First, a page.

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AT&T plans rate increase for broadband service, hopes customers will be willing to pony up cash for higher rates

The state of broadband in U.S. was described in an in depth analysis at DailyTech last year as "pathetic" and "disgraceful".  The industry is plagued with poor service quality, substandard data rates, zealous attempts to limit file-sharing, and most of all high prices.

Fittingly, San Antonion-based AT&T, notorious for at one time suspending user's right to free speech, announced a rate hike.  The rate hike, a $5 flat rate increase to subscribers' current monthly fee, may be financially lucrative for the company, but is likely to make no one else very happy.  The increase, announced Monday by a company spokesman will go into effect in March.  All states besides those acquired by the buyout of Bell South will be effected.  Bell South operated in Alabama, Florida, Georgia, Kentucky, Louisiana, Mississippi, North Carolina, South Carolina and Tennessee, so these states are exempt.

There are some other notable exceptions to the increase.  The increase, while applying to the vast majority of accounts, only applies to the three slowest connections speeds; 768 kbps, 1.5 Mbps, and 3.0 Mbps.  The 1.5 Mbps service tier is AT&T's most used, with 14.2 million subscribers.  Most of these subscribers will be hit with the rate increase.

New subscribers to the 768 kbps service will be exempt, but most people don't choose this option.  Also exempt are customers who signed up under special promotion packages.  These customers are exempt for the remainder of their promotion's term. 

AT&T informed customers of the increase by email beginning last week.  AT&T spokesman Michael Coe states that the increase is to, "to better reflect the value of our broadband service."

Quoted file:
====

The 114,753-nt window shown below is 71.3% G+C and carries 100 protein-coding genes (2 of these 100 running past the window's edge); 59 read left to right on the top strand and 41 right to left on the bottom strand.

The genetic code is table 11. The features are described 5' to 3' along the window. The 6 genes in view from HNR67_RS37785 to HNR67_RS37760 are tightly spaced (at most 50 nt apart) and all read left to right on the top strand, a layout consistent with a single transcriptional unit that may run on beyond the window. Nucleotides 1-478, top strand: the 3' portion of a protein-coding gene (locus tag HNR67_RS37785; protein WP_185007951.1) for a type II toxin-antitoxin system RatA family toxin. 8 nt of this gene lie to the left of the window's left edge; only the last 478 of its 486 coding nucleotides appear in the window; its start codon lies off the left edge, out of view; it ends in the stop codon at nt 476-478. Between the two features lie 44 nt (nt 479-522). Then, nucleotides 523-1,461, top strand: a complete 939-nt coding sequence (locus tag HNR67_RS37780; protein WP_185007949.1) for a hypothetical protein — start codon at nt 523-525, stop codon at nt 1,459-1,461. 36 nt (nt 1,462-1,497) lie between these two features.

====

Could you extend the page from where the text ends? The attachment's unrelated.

AT&T has been having a tough time financially, ever since Chairman and Chief Executive Randall Stephenson announced that he saw weaknesses in the current consumer broadband and cell phone markets.   AT&T has also recently announced a controversial new filtering plan to snoop on consumer's use and block "rogue" file sharing traffic.

The consumer internet world has been having a tough time in the U.S. and abroad of late.  In France, the government threatens an internet tax which would raise prices.  In the U.S. domain tasters exploit the system to take domains and ad-revenue from legitimate users.   Meanwhile, Time Warner recently announced an even more scary proposal for the consumer broadand industry -- usage based billing schemes.  Normal consumer broadband is speed limited, but has no monthly bandwidth limit, to the delight of many downloaders.  Unfortunately, Time Warner labels these individuals "devil users" and looks to curb a feeling of entitlement to "all you can eat" internet.

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RE: Where do I sign up?
By joemoedee on 2/5/2008 5:15:02 PM , Rating: 2
I ditched my 3Mbps dsl as it was down every 10 minutes, they came out to try to fix it at least a dozen times, finally I called them one day and told them to cancel, I'm gettin my 8Mbps Comcast connection back. Ever since, my internet has never gone down, of course I pay a bit more now, but reliability is worth it, IMO.

That all varies by your location, as I'm in the opposite boat.

Comcast Cable/Internet Service = Dropped their cablemodem service at my old house due to it losing connectivity every other day, with it ultimately being down the last 2 weeks I had them. I can't count how many hours I wasted with their techs on the phone and in person to fix the issue to no avail. In my new house I went with digital cable and Bellsouth DSL, and after about a dozen trips out here by them to correct the artificating/blocky digital cable, I finally dropped them for Dish Network. Dish has yet to fail me.

Bellsouth/ATT = Loss of DSL service once in 2.5 years, and that was due to Comcast cutting my DSL while burying my cable line. (Go figure, they STILL found a way to kill my internet connectivity)

I'd gladly pay a bit more for the service I've had thus far.

RE: Where do I sign up?
By 67STANG on 2/5/2008 7:30:04 PM , Rating: 2
I've got dish too, I don't believe in paying more for less in the TV department. Strange that your cable was unreliable though, typically it's DSL that's unreliable (usually due to distance issues).

But then again, i couldn't even get the speeds I wanted with DSL, besides that... I torrent like a mother and I don't want AT&T snooping.

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